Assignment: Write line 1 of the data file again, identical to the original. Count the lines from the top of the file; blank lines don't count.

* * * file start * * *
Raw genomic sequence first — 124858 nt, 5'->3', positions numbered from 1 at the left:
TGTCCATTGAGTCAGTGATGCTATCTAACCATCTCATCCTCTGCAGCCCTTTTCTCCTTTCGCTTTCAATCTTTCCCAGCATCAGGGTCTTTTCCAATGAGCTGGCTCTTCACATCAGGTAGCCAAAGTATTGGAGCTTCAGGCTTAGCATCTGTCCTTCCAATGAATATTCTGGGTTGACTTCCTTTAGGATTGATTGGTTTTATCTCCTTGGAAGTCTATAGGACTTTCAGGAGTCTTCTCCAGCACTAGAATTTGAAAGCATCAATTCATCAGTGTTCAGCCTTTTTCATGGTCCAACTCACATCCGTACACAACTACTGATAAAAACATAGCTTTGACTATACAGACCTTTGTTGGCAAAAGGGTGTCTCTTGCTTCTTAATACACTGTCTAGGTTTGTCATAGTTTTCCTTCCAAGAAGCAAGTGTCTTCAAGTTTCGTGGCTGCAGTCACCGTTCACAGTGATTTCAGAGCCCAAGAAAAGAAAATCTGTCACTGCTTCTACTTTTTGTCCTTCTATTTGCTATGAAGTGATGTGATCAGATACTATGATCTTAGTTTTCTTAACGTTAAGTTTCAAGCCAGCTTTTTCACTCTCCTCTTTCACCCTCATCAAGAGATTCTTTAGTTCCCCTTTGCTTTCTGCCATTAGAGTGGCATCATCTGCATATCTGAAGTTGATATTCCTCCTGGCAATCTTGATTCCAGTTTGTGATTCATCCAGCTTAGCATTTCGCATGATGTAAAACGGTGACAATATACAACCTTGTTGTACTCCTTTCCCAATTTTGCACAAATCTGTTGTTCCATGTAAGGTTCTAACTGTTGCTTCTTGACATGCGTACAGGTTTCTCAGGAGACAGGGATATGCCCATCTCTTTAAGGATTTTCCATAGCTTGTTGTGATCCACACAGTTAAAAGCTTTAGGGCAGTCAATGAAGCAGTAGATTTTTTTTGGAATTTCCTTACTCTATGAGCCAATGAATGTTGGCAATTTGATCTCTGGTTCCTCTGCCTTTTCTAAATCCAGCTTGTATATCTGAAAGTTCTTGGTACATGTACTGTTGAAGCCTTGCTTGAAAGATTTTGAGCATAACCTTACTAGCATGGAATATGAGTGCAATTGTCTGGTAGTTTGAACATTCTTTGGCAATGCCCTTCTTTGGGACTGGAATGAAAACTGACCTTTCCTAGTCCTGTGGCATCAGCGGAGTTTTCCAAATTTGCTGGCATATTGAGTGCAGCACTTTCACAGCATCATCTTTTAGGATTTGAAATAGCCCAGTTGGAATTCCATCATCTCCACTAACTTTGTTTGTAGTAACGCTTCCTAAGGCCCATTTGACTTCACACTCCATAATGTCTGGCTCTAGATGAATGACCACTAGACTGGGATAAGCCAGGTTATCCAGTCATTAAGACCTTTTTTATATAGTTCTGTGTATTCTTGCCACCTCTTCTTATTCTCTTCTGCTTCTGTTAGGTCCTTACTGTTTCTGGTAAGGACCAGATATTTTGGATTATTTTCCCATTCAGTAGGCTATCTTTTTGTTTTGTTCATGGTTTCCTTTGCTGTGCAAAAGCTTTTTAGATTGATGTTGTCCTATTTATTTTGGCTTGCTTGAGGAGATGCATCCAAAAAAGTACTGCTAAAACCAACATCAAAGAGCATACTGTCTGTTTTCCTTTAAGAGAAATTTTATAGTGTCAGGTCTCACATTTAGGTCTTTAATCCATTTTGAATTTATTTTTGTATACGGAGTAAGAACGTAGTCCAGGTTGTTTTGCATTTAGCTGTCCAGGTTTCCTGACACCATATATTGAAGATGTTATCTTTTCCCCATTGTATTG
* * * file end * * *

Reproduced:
Raw genomic sequence first — 124858 nt, 5'->3', positions numbered from 1 at the left: